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December 22, 2007

Google Groups vs. HTTP as Application protocol

While advising customers regarding the use of RESTful Web Services I notice over and over again how powerful the HTTP protocol is and how rich the communication patterns described therein are. For example, if you wish to protect some resource with a user name and password you can simply use basic or digest authentication (as described in RFC 2616) If somebody or something (a user via a web browser or a feed aggregator or a different application in a B2B scenario) tries to access the resource without providing the credentials, he/it will receive '401 Unauthorized'. That means, that the request requires user authentication and the response contains a WWW-Authenticate header field containing a challenge applicable to the requested resource, so the client knows which authentication schema it has to use.

Now to the actual problem. At our company we have started using Google Groups for internal (not customer related) technical discussions. It is possible to setup a private discussion group at Google, that is only accessible to users, that are explicitly listed. And Google Groups provides an Atom feed containing recent group messages. So far so good. Unfortunately I was able to access the feed neither from my favorite web aggregator, nor from my Mozilla Thunderbird Feed Agent. After some debugging I've found why.

There are lot of methods to trace HTTP communication: various Firefox plug-ins and all sorts of free ware programs. My favorite method is to use a tiny script. Ruby's HTTP API is structured according to the HTTP definition, it does not try to abstract the HTTP away. For example, you have to provide the host name and the request path separately (s. the example). The former is used to establish the communication with the server and the latter is used for accessing the particular resource.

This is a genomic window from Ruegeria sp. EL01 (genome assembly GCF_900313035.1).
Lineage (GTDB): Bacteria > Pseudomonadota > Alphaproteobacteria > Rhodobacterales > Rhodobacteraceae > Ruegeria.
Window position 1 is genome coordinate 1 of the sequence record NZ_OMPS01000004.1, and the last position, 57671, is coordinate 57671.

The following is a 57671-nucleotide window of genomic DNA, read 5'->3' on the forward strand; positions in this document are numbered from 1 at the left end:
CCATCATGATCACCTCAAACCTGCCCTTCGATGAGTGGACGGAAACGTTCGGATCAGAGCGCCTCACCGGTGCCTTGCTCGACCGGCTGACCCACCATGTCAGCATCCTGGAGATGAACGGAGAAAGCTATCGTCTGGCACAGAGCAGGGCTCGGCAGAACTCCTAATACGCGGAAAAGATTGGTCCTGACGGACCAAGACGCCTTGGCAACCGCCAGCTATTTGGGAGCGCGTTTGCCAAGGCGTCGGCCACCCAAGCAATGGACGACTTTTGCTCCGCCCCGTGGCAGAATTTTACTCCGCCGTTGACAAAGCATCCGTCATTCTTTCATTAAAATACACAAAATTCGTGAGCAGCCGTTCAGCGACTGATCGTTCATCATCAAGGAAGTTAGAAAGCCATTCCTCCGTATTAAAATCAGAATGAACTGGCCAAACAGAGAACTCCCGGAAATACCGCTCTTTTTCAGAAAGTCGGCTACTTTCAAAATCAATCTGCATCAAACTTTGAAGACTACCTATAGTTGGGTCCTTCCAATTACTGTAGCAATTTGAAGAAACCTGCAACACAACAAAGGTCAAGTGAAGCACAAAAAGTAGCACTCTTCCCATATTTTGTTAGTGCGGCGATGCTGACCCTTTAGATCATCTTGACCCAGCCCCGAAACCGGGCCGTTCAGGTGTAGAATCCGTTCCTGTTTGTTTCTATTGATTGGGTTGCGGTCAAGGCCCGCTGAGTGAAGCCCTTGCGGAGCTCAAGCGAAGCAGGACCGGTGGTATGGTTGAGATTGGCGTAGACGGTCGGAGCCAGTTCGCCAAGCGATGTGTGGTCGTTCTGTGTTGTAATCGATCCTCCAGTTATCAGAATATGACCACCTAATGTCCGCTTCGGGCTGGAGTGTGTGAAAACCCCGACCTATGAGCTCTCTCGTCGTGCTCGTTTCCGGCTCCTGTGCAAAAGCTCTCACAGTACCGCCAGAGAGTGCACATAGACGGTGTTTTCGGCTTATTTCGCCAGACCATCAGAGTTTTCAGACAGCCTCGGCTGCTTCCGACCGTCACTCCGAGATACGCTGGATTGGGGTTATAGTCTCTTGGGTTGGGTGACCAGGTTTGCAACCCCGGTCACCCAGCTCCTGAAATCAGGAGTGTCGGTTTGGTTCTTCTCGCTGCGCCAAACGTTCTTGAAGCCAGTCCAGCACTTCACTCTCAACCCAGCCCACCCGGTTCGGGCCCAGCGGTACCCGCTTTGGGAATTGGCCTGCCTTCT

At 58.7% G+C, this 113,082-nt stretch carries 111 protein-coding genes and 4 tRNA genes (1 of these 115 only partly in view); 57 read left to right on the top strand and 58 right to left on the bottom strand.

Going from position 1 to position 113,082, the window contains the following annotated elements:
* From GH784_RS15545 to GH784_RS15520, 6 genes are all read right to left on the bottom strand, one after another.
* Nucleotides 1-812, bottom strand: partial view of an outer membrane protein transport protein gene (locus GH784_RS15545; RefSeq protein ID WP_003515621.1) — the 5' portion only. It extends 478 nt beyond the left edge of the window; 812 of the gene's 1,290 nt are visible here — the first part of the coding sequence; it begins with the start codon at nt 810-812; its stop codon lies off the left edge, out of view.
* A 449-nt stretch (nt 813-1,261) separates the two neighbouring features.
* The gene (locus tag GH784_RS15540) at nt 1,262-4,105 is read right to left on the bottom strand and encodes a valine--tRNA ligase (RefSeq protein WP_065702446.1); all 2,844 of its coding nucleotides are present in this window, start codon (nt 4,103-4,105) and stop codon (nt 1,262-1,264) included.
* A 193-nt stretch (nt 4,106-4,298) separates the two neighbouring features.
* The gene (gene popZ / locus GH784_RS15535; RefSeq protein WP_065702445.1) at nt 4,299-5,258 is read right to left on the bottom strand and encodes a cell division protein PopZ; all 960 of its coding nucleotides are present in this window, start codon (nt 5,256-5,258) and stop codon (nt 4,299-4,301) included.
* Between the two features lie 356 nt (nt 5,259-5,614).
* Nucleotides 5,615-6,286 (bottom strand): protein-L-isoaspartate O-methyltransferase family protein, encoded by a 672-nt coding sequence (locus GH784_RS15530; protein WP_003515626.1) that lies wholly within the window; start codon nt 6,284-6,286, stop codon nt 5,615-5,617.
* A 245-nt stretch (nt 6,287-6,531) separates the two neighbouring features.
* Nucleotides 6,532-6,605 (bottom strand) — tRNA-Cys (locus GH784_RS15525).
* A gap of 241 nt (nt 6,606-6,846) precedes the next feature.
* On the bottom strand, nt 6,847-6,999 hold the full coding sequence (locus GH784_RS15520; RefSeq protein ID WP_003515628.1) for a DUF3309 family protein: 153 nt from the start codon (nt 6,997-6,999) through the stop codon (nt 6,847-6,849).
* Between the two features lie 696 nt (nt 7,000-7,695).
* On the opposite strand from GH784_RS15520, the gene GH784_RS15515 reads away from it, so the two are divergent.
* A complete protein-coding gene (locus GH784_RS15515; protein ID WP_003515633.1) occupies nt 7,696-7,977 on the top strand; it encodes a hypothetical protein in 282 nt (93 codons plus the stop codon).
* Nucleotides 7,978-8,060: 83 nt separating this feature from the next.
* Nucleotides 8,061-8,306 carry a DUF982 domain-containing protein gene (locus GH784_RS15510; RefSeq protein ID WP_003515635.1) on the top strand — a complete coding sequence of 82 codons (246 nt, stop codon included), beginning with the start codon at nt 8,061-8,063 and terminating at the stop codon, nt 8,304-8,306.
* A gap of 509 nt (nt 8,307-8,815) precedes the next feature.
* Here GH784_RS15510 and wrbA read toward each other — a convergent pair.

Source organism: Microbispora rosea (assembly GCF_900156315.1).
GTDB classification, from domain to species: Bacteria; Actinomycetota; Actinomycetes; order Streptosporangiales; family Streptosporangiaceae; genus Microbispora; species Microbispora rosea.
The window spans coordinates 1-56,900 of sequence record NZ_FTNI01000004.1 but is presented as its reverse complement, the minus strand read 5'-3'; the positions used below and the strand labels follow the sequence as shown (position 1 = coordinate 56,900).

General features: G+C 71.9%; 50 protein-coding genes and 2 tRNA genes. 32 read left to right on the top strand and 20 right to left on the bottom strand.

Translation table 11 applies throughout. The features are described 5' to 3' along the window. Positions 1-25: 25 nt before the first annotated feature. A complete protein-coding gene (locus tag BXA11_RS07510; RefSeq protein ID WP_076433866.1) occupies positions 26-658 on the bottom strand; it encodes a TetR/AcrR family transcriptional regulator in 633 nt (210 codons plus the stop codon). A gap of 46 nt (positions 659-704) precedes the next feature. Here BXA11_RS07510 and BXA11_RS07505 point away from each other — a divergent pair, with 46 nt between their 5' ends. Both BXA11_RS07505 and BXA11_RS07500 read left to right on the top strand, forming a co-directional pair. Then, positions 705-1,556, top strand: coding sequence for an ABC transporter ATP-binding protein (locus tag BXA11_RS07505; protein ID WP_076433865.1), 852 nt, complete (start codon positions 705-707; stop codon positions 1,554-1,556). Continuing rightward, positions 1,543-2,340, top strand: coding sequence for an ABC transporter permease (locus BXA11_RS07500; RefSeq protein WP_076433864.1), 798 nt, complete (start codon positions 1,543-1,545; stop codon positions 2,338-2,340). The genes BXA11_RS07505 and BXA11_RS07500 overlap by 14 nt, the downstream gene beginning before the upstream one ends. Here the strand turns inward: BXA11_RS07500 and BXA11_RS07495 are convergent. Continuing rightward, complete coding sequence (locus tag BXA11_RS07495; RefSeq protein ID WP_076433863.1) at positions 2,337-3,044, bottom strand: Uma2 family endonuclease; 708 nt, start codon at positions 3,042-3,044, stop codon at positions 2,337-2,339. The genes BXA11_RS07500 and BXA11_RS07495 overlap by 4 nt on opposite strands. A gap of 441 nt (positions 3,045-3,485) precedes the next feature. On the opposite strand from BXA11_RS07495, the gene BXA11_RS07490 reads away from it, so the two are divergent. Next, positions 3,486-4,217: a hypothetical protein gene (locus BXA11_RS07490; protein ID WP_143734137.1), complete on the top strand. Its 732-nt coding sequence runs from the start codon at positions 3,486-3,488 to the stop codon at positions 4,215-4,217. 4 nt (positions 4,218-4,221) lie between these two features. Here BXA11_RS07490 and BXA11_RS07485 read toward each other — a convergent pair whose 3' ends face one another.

require 'net/http'
Net::HTTP.start("groups.google.com") do |http|
     response = http.get('/group/innoq-dev/feed/atom_v1_0_msgs.xml')
     puts "Code = #{response.code}"
     puts response.body

After sending the request without the user name and password I would expect anything but '200 OK'. Guess what? I recieved '200 OK' but without the content of the feed (no xml content in the response). Instead a huge amount of java script crap inside, like

var is_opera = (agt.indexOf("opera") != -1);
var is_ie = (agt.indexOf("msie") != -1) && document.all && !is_opera;
var is_ie5 = (agt.indexOf("msie 5") != -1) && document.all;

and then output different representation of a log-in form accordingly.

Smells like a Google Web Toolkit. I think this approach (to have a huge switch statement listing all the known browsers) is inherently broken. This is why the most google applications do not work on the most devices I use for accessing the web. Some of them do not work on my Nokia N95 mobile phone, others not on my (older) T-Simpad or my (network connected) DVD-Player. All the other sites based on more "primitive" technology like HTML and HTTP (e.g. http://www.useit.com/) work perfectly: rendered perfectly and if needed can be syndicated and aggregated perfectly.

The power of the web is based on the possibility to link the content together and to use the content in the way, unexpected by the original content creator or application developer, not by listing all the user agents accredited by the higher authority (e.g. Microsoft or Google).

I'll probably write some adapter, that will inject the authentication cookie (extracted from the Firefox) and return the feed to a trusted client. At the current project it is other way around: we have to cover the "good" interface with a "bad" one.


Posted by VladimirDobriakov at 4:57 AM